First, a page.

Establishing foreign toeholds is just part of a colossal buildup of Canadian defence spending, which began under the Liberal administration of Paul Martin. Harper not only agreed to fulfil the outgoing government's promise to increase defence spending by over $12.8 billion over five years, but committed an additional $5.3 billion to an unprecedented increase in the military budget. Under Harper, Canadian military spending attained its highest level since 1945, exceeding even the levels attained in the Cold War. The $492-billion Canada First Defence Strategy: A Modern Military for the Twenty-First Century (CFDS), first introduced in 2008, linked vastly enhanced military spending to an increasingly abstract notion of "Canadian values."
In all of this Canada is simply taking advantage of a continental arms bonanza after decades of modestly diverging from that stream. By 2009 the U.S. military budget was seven times as high as that of its nearest competitor, China; its military spending was roughly equal to that of the entire rest of the world combined. It has long been the world's biggest arms dealer. But the Canadian war machine itself is not inconsiderable. Although in both the United States and Canada it is difficult to obtain an exact account of military expenditures, one estimate pegged Canadian military spending at just over $21 billion in 2009. In that year Canada ranked thirteenth in the world for its military spending — the sixth highest in NATO.
As Zefra so excitedly suggested, the new world of permanent war entails elaborate and wonderfully expensive networks, an entire hidden economy flourishing largely outside the purview of the public. The new-style wars are neither declared nor officially terminated. The battlefields are often no longer even identifiable places. In the new forms of "Network-Centric Warfare," in the words of U.S. Vice Admiral Arthur Cebrowski, victory will go to the side with the best "total information awareness." The wars following this new model will unfold within a world "in which communication systems, modes of production and transportation systems function as vectors redirecting war from the battlefield to the scientific and the military economy." Fighting the new wars will be a job for civilians, perhaps as much as, or even more than, it is a job for professional service men and women. WikiLeaks disclosures revealed that about 600 "civilian" organizations in the United States have joined in the planning and execution of war.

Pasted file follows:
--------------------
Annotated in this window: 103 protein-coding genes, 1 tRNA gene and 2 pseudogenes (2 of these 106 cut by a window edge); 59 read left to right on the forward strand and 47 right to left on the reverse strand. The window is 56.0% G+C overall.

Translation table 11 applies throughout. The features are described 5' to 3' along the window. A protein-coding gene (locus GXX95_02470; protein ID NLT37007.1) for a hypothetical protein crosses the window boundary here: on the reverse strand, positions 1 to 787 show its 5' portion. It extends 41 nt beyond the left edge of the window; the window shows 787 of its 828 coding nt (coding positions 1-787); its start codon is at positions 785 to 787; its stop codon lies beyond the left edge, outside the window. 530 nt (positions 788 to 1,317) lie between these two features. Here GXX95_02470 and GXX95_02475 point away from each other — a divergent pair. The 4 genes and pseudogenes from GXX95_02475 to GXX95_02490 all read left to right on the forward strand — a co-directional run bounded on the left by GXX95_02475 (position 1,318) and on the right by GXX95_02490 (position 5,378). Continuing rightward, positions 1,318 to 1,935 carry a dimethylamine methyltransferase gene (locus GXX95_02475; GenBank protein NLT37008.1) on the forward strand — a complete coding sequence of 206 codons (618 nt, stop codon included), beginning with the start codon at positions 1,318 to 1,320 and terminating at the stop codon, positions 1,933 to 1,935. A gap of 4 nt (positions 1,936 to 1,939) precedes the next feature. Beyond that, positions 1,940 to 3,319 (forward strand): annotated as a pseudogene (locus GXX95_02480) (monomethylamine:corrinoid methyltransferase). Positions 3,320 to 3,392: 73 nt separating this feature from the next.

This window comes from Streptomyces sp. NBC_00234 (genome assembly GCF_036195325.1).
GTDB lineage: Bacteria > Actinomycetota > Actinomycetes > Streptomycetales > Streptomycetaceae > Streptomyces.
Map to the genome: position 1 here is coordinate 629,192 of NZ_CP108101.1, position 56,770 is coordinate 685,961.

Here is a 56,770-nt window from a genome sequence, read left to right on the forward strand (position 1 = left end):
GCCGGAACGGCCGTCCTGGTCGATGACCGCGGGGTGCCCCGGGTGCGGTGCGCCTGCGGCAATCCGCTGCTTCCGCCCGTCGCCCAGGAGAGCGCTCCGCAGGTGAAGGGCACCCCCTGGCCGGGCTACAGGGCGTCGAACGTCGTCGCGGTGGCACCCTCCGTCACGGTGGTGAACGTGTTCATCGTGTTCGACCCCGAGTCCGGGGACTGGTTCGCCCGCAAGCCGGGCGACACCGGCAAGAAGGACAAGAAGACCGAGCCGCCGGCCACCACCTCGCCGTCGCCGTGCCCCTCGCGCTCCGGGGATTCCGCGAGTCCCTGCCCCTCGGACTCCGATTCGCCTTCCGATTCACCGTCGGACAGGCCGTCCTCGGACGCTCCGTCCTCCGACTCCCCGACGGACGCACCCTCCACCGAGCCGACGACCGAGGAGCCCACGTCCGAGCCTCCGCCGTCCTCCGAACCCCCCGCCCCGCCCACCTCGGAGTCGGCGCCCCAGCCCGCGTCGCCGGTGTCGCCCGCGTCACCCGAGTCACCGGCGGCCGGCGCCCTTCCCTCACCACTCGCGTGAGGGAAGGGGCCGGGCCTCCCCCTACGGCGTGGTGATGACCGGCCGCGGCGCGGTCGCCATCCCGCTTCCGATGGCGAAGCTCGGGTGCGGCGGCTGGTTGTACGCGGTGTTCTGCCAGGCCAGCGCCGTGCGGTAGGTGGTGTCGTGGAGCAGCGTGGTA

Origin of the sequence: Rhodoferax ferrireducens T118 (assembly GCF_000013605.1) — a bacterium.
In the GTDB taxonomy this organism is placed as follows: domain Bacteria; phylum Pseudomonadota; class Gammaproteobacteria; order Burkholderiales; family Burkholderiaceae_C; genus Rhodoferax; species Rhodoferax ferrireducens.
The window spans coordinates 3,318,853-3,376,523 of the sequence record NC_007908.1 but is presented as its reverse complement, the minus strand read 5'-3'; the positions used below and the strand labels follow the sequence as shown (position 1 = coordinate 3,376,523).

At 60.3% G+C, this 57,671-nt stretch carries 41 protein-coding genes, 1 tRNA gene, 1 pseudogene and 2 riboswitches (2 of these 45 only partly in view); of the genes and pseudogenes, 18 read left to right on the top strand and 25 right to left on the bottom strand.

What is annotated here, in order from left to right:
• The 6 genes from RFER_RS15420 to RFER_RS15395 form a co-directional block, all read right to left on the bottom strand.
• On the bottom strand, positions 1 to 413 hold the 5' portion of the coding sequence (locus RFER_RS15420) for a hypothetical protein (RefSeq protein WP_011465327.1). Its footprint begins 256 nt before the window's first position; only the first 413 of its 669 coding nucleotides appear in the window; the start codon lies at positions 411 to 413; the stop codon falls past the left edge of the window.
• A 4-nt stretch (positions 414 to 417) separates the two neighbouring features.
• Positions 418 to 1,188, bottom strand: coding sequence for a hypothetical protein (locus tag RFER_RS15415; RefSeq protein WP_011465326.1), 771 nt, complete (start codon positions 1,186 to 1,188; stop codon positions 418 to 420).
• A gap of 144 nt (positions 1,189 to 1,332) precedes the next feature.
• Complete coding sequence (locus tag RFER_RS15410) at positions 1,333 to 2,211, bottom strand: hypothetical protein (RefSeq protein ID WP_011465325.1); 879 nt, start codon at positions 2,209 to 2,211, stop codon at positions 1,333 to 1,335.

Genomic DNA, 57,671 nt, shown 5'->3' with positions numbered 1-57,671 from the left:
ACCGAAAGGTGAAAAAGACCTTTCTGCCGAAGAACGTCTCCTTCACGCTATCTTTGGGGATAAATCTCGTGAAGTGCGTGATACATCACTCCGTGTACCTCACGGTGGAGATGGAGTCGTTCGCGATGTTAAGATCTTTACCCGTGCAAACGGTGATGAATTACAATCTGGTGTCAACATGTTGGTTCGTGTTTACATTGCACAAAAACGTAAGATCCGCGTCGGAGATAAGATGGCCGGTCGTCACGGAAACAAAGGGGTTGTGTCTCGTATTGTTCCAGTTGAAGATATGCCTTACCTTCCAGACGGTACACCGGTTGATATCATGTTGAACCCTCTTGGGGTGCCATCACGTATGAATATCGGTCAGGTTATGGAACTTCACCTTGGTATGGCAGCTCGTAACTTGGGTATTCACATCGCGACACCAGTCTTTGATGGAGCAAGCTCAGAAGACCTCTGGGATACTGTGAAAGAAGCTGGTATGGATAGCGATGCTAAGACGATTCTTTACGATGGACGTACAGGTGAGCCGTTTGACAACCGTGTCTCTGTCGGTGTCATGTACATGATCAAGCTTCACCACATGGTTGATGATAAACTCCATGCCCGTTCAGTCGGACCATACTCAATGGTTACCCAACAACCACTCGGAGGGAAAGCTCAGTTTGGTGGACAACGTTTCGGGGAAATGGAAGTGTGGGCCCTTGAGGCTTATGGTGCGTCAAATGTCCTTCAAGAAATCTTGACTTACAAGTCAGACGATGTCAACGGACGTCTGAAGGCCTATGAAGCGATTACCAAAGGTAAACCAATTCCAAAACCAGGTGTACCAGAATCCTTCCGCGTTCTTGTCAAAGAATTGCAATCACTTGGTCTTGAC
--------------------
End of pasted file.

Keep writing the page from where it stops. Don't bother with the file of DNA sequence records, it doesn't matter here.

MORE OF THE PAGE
Iraq and now Afghanistan have introduced the world to a form of war not generally seen for two centuries: the mercenaries' war, fought by subcontractors and retailers pursuing profit wherever they can find it. Henceforth, the Anglosphere's exploits will be necessarily accompanied by such emblems of Western superiority as Tim Hortons, Pizza Pizza and Subway, in addition to a host of more militarized firms such as Blackwater, since rebranded "Academi." The for-profit War on Terror, Naomi Klein points out, signals the arrival of a new "disaster capitalism complex," one with more far-reaching tentacles than the military-industrial complex denounced by Eisenhower: "This is global war fought on every level by private companies whose involvement is paid for with public money, with the unending mandate of protecting the United States homeland in perpetuity while eliminating all 'evil' abroad."
This perpetual war economy, already extraordinarily expensive, will become more and more burdensome. "Redistributive militarism" entails increases in war spending along with tax cuts for the wealthy. Peace activist Matthew Behrens notes: "Slightly more than $63 million a day is spent on Canada's war machine. That's the daily equivalent of 420 affordable housing units or 3,000 four-year full-tuition grants for university students. Over the course of a month, that's 13,000 affordable housing units and 90,000 students going to university without massive debt load." The welfare state is starved so that the warfare state might thrive. Canada as Warrior Nation means a stance of permanent aggression. It also signifies a hard, competitive society in which the weak go to the wall. We all become warriors — in a permanent struggle against each other.